Consider a plane wavefront AB incident obliquely on a plane reflecting surface MM. Let us consider the situation when one end A of was front strikes the mirror at an angle i but the other end B has still to cover distance BC. The time required for this will be t = BC/c.

According to Huygen’s principle, point A starts emitting secondary wavelets and in time t, these will cover a distance c t = BC and spread. Hence, with point A as centre and BC as radius, draw a circular arc. Draw tangent CD on this arc from point C. Obviously, the CD is the reflected wavefront inclined at an angle ‘r’. As incident wavefront and reflected wavefront, both are in the plane of the paper, the 1st law of reflection is proved.

To prove the second law of reflection, consider ΔABC and ΔADC. BC = AD (by construction),
∠ABC = ∠ADC = 90° and AC is common.

Therefore, the two triangles are congruent and, hence, ∠BAC = ∠DCA or ∠i = ∠r, i.e.the angle of reflection is equal to the angle of incidence, which is the second law of reflection.
Or
The refractive index of medium 2, w.r.t. medium 1 equals the ratio of the sine of the angle of incidence (in medium 1) to the sine of the angle of refraction (in medium 2), The diagram is as shown.

From the diagram

Question 2.
(a) Sketch the refracted wavefront for the incident plane wavefront of the light from a distant object passing through a convex lens.

(b) Using Huygens’s principle, verify the laws of refraction when light from a denser medium is incident on a rarer medium.
Refraction from denser to the rarer medium: Let XY be plane refracting surface separating two media of refractive index μ1 and μ21 > μ2)

Let a plane wavefront AB incident at an angle i. According to Huygen’s principle, each point on the wavefront becomes a source of secondary wavelets and

Time is taken by wavelets from B to C = Time taken by wavelets from A to D

(c) For yellow light of wavelength 590 nm incident on a glass slab, the refractive index of glass Is 1.5. Estimate the speed and wavelength of yellow light Inside the glass slab. (CBSE 2019C)
Given λ = 590 nm, μ = 1.5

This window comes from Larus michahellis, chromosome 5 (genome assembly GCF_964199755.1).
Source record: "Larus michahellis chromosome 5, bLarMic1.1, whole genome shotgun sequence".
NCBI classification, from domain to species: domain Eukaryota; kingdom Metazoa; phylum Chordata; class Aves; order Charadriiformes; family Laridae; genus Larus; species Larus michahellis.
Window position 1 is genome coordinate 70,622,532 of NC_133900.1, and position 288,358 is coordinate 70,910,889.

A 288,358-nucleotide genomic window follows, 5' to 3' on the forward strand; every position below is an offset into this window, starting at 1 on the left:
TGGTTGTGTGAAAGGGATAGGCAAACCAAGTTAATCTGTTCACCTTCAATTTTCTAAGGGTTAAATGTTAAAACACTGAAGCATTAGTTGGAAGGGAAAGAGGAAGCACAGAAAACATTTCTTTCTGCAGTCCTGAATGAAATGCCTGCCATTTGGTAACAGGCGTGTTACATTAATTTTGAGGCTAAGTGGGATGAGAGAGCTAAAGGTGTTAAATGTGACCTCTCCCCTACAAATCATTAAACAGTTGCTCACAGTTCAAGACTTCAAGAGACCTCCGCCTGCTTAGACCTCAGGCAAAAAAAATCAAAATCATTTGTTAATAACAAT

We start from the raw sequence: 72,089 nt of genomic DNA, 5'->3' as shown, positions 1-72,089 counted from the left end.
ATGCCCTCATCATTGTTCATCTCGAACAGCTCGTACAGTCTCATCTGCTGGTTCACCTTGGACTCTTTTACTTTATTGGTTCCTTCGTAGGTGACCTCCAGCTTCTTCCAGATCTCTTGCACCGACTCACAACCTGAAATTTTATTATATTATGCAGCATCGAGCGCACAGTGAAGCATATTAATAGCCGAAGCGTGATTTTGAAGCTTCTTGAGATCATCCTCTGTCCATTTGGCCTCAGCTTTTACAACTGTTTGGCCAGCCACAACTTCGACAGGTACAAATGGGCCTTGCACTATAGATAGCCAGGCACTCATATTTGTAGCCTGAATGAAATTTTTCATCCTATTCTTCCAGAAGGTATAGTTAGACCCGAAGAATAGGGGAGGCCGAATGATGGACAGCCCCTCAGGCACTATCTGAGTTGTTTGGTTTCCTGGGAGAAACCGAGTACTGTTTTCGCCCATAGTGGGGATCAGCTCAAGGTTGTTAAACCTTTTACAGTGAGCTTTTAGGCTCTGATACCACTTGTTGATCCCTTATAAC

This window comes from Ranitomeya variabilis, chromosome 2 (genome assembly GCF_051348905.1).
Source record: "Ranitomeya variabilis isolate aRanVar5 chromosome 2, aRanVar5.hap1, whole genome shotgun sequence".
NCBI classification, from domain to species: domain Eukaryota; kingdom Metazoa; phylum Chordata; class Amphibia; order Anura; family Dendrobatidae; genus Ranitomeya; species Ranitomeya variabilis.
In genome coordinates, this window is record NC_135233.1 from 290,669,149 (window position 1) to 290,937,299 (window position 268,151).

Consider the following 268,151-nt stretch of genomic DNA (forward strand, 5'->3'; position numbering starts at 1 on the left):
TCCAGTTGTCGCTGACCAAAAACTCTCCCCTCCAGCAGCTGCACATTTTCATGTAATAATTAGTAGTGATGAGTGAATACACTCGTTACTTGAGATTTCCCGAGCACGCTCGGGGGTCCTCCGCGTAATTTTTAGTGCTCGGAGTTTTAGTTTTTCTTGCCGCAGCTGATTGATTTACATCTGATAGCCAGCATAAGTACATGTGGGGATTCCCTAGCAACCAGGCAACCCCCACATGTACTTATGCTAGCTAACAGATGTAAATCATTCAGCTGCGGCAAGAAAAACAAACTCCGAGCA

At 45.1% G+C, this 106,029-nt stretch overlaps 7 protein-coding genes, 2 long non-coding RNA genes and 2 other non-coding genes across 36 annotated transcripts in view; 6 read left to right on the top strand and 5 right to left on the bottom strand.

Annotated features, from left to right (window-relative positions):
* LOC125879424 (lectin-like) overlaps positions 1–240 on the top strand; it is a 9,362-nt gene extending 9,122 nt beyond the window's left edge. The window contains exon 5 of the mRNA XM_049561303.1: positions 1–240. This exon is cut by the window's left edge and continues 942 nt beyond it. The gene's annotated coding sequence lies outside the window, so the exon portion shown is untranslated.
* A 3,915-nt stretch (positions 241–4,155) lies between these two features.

Velocity of light inside glass slab.
∴ v = $$\frac{C}{\mu}=\frac{3 \times 10^{8}}{1.5}$$ = 2 × 108 ms-1

Wavelength of yellow light inside the glass slab.
λ1 = $$\frac{\lambda}{\mu}=\frac{290}{1.5}$$ = 393.33 nm

Question 3.
(a) State the postulates of Huygen’s wave theory.
The postulates are
All points on a given wavefront are taken as point sources for the production of spherical secondary waves, called wavelets, which propagate outward with speed characteristic of waves in that medium.

(b) Draw the type of wavefront that corresponds to a beam of light (i) coming from a very far off the source and (ii) diverging from a point source.
After some time has elapsed, the new position of the wavefront is the surface tangent to the wavelets or the envelope of the wavelets in the forward direction.

Question 4.
What is meant by the diffraction of light? Obtain an expression for the first minimum of diffraction.
The divergence of light from its initial line of travel when it passes through an opening or an obstacle is called diffraction or the phenomenon of bending of light around the sharp corners and spreading into the regions of the geometrical shadow is called diffraction.

Consider that a monochromatic source of light S, emitting light waves of wavelength λ, is placed at the principal focus of the convex lens L1. A parallel beam of light, i.e. a plane wavefront, gets incident on a narrow slit AB of width ‘a’ as shown in the figure.

The diffraction pattern is obtained on a screen Lying at a distance D from the slit and at the focal plane of the convex lens L2.

Consider a point P on the screen at which wavelets travelLing in a direction making angle O with CO are brought to focus by the lens. The wavelets from different parts of the slit do not reach point P in phase, although they are initially in phase. It is because they cover unequal distances in reaching point R The waveLets from points A and B will have a path difference equal to BN.

From the right angLed ANB, we have
BN = AB sin θ or BN = a sin θ …(1)

Suppose that the point P on the screen is at such a distance from the centre of the screen that BN = λ. and the angle θ = θ1.